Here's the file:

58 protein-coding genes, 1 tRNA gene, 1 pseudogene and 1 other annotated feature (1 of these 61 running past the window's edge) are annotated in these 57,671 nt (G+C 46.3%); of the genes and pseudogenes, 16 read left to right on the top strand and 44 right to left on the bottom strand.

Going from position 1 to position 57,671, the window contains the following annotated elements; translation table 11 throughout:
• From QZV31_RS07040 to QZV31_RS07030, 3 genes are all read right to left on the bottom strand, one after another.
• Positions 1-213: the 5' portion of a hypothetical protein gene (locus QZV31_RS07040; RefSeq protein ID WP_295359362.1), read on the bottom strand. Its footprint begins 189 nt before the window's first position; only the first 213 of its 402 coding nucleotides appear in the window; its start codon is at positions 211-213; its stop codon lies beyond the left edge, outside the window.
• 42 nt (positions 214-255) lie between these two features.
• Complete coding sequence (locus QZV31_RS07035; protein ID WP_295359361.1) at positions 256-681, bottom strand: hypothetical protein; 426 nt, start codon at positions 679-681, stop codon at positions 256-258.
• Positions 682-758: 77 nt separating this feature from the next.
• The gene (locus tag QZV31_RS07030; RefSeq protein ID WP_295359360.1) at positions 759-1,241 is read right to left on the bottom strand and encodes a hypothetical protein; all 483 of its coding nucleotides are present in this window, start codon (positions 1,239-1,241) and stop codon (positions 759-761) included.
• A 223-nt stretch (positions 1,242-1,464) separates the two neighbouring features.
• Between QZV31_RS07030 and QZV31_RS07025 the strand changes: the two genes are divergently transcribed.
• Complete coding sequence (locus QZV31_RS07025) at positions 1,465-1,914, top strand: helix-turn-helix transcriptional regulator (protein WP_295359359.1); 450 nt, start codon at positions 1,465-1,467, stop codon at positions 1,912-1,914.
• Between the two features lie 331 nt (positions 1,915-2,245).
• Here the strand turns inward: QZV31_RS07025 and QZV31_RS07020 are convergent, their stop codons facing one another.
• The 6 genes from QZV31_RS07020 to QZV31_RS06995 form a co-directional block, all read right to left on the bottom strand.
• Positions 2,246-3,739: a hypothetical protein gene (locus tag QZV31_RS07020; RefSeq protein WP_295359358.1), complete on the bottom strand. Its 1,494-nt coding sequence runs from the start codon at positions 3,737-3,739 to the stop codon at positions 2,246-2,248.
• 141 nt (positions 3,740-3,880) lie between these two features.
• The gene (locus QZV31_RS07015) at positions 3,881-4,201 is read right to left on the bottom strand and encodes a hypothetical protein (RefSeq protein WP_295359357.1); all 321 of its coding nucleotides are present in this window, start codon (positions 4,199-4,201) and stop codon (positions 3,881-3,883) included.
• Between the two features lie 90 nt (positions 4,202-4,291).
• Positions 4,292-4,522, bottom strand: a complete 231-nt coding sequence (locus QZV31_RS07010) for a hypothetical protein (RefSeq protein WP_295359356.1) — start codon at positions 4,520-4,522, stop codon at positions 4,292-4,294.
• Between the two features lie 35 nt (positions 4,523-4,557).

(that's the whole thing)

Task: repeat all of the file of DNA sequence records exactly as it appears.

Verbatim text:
58 protein-coding genes, 1 tRNA gene, 1 pseudogene and 1 other annotated feature (1 of these 61 running past the window's edge) are annotated in these 57,671 nt (G+C 46.3%); of the genes and pseudogenes, 16 read left to right on the top strand and 44 right to left on the bottom strand.

Going from position 1 to position 57,671, the window contains the following annotated elements; translation table 11 throughout:
• From QZV31_RS07040 to QZV31_RS07030, 3 genes are all read right to left on the bottom strand, one after another.
• Positions 1-213: the 5' portion of a hypothetical protein gene (locus QZV31_RS07040; RefSeq protein ID WP_295359362.1), read on the bottom strand. Its footprint begins 189 nt before the window's first position; only the first 213 of its 402 coding nucleotides appear in the window; its start codon is at positions 211-213; its stop codon lies beyond the left edge, outside the window.
• 42 nt (positions 214-255) lie between these two features.
• Complete coding sequence (locus QZV31_RS07035; protein ID WP_295359361.1) at positions 256-681, bottom strand: hypothetical protein; 426 nt, start codon at positions 679-681, stop codon at positions 256-258.
• Positions 682-758: 77 nt separating this feature from the next.
• The gene (locus tag QZV31_RS07030; RefSeq protein ID WP_295359360.1) at positions 759-1,241 is read right to left on the bottom strand and encodes a hypothetical protein; all 483 of its coding nucleotides are present in this window, start codon (positions 1,239-1,241) and stop codon (positions 759-761) included.
• A 223-nt stretch (positions 1,242-1,464) separates the two neighbouring features.
• Between QZV31_RS07030 and QZV31_RS07025 the strand changes: the two genes are divergently transcribed.
• Complete coding sequence (locus QZV31_RS07025) at positions 1,465-1,914, top strand: helix-turn-helix transcriptional regulator (protein WP_295359359.1); 450 nt, start codon at positions 1,465-1,467, stop codon at positions 1,912-1,914.
• Between the two features lie 331 nt (positions 1,915-2,245).
• Here the strand turns inward: QZV31_RS07025 and QZV31_RS07020 are convergent, their stop codons facing one another.
• The 6 genes from QZV31_RS07020 to QZV31_RS06995 form a co-directional block, all read right to left on the bottom strand.
• Positions 2,246-3,739: a hypothetical protein gene (locus tag QZV31_RS07020; RefSeq protein WP_295359358.1), complete on the bottom strand. Its 1,494-nt coding sequence runs from the start codon at positions 3,737-3,739 to the stop codon at positions 2,246-2,248.
• 141 nt (positions 3,740-3,880) lie between these two features.
• The gene (locus QZV31_RS07015) at positions 3,881-4,201 is read right to left on the bottom strand and encodes a hypothetical protein (RefSeq protein WP_295359357.1); all 321 of its coding nucleotides are present in this window, start codon (positions 4,199-4,201) and stop codon (positions 3,881-3,883) included.
• Between the two features lie 90 nt (positions 4,202-4,291).
• Positions 4,292-4,522, bottom strand: a complete 231-nt coding sequence (locus QZV31_RS07010) for a hypothetical protein (RefSeq protein WP_295359356.1) — start codon at positions 4,520-4,522, stop codon at positions 4,292-4,294.
• Between the two features lie 35 nt (positions 4,523-4,557).